Tug-of-War in Washington

Tug-of-War in Washington

For the third time since 2016, the United States Department of Labor (DOL) has proposed changes to the minimum salary an employee must receive to be exempt from overtime pay requirements.

Under the Fair Labor Standards Act (FLSA), employees who work more than forty hours in a work week must be paid time and a half for every hour over forty that is worked. The rule applies to all workers unless they fall into one of several statutory so-called “white collar” exemptions based on their job duties. Historically, management level employees have been designated with “administrative” or “executive” exemptions. In most cases, in order to qualify for an exemption, an employee must be paid a minimum base salary. Democratic and Republican administrations have engaged in a tug-of-war over how high that base salary should be.

In December 2016, the Obama administration doubled the salary threshold, moving it from $23,660 to $47,500 per year. So, even if an employee was clearly performing what would otherwise be deemed an exempt job (e.g., general manager), she was to be paid overtime if she didn’t earn a minimum of $47,500 annually. That was a steep increase for many employers, especially those in retail businesses like restaurants and department stores that rely on assistant managers to cover extra shifts or to perform both managerial and non-managerial tasks.

Ultimately, a federal judge blocked implementation of the new rule. In the meantime, a new administration took office. President Trump’s Department of Labor issued new rules setting the base threshold at $35,568. Now, the Biden administration wants to raise it to $55,000. Like the Obama rule, the current proposal would tie future increases to the salary threshold automatically to the rate of inflation. But unlike the ill-fated Obama rule, the current rule includes a severability provision. The intention is to keep the $55,000 threshold in place even if the automatic increases are ruled improper.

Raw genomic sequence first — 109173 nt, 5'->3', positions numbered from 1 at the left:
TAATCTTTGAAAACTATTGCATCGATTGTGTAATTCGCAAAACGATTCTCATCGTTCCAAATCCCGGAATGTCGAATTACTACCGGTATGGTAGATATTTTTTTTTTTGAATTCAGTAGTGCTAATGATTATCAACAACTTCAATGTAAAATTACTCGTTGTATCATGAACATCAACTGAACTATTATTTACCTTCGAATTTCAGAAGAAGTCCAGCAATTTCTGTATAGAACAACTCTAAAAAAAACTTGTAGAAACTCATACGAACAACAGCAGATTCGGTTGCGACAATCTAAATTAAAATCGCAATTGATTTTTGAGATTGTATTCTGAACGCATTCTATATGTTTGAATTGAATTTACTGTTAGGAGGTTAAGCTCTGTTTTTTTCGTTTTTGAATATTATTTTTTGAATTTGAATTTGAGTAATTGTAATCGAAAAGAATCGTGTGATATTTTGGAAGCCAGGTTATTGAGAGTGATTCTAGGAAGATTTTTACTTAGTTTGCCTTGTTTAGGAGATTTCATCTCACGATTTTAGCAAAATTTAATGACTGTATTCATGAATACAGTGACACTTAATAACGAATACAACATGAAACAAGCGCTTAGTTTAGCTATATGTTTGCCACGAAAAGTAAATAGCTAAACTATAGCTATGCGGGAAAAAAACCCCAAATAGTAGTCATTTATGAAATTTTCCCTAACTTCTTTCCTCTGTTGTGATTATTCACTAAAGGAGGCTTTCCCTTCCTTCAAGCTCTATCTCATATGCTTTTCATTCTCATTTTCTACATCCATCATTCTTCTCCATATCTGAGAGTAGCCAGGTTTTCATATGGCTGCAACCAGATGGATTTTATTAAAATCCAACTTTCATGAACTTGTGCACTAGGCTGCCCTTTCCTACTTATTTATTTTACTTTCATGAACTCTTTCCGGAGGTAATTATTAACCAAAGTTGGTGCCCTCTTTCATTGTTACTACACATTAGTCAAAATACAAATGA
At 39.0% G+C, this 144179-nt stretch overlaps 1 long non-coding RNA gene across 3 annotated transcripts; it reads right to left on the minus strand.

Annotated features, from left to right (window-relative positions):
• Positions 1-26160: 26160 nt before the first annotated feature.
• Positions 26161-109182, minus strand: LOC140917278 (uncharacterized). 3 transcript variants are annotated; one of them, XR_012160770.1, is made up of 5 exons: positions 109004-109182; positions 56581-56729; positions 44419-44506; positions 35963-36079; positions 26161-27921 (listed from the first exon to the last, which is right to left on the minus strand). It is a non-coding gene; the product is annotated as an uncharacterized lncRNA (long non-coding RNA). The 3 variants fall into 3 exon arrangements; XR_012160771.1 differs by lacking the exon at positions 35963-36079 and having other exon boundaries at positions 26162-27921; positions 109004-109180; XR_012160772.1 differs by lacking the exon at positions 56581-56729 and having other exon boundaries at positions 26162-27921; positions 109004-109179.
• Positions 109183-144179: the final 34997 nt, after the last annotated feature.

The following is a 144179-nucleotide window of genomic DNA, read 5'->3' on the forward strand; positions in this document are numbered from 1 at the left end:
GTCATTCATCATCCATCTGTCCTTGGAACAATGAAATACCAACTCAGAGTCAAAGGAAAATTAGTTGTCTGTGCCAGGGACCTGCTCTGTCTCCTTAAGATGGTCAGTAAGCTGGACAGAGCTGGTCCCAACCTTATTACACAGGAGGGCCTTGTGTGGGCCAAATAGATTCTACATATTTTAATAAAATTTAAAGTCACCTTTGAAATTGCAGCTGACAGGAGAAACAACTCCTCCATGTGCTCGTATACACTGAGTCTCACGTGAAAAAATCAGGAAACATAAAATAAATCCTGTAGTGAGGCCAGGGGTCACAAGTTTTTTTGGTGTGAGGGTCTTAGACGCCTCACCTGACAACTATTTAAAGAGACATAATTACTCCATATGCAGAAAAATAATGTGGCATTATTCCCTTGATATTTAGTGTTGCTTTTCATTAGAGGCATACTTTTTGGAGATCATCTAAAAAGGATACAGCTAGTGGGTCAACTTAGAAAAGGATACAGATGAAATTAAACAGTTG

The proposed rule is open for public comment until November 7, 2023. After that, expect the department to issue a final rule that looks a lot like the proposal. Once it does, employers need to comply unless and until a court says otherwise.

Questions about whether you are compliant? Give us a call at 248.477.6300.

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